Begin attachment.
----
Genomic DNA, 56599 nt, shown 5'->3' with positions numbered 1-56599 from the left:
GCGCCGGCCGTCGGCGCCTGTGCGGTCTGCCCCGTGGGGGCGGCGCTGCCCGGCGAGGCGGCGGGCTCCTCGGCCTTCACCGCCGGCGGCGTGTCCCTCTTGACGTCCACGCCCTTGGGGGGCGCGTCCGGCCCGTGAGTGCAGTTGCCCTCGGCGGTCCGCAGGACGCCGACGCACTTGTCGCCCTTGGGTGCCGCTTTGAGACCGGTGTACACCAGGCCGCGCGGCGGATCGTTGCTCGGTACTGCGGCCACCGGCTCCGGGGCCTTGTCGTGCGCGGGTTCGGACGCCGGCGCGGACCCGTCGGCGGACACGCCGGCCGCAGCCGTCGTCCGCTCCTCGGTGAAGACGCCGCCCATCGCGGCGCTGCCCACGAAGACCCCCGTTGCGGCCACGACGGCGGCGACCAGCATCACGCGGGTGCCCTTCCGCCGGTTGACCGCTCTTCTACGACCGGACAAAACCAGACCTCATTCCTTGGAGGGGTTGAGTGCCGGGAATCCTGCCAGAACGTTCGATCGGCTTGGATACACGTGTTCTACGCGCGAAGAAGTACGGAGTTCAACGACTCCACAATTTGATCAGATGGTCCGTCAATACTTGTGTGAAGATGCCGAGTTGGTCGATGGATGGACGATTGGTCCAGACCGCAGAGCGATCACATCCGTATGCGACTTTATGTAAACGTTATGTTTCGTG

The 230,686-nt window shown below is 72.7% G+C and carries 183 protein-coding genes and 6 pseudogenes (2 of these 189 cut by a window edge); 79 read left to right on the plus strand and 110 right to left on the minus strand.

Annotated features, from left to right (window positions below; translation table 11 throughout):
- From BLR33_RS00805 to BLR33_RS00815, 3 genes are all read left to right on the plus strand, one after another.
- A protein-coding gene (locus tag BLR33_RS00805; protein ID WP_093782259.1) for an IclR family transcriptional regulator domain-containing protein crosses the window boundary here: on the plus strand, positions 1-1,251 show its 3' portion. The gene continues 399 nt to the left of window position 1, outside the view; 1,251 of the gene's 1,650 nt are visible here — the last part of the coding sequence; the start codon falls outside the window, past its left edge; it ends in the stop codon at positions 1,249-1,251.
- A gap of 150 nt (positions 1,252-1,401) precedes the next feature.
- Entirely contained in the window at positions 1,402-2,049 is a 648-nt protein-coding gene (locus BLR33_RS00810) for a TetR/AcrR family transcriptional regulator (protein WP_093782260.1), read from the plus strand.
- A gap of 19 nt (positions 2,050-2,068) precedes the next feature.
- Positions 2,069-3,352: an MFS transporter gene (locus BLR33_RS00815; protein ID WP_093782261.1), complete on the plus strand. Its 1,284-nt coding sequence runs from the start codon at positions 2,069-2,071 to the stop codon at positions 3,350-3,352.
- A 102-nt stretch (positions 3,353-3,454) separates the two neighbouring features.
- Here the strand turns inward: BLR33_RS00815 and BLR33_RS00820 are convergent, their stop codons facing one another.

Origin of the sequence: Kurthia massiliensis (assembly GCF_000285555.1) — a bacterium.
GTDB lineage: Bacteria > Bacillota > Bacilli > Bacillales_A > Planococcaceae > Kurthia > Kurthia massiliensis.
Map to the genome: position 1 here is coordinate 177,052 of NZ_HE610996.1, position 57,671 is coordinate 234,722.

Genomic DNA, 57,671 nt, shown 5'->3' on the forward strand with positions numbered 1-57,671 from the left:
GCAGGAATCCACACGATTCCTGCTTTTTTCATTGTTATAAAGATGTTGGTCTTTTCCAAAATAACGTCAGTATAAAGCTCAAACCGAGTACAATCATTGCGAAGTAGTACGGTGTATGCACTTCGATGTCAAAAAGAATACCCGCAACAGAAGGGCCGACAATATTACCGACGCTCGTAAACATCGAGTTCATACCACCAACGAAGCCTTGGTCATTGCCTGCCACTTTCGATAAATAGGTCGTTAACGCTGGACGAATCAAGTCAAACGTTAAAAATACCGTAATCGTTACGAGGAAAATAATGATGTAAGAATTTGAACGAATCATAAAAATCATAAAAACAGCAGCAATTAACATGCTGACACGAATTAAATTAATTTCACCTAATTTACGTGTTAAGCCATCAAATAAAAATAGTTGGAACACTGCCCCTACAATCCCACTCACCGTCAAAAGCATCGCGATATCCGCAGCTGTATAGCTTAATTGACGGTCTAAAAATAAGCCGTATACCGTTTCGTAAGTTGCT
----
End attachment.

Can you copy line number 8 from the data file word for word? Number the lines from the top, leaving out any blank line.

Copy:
- Entirely contained in the window at positions 1,402-2,049 is a 648-nt protein-coding gene (locus BLR33_RS00810) for a TetR/AcrR family transcriptional regulator (protein WP_093782260.1), read from the plus strand.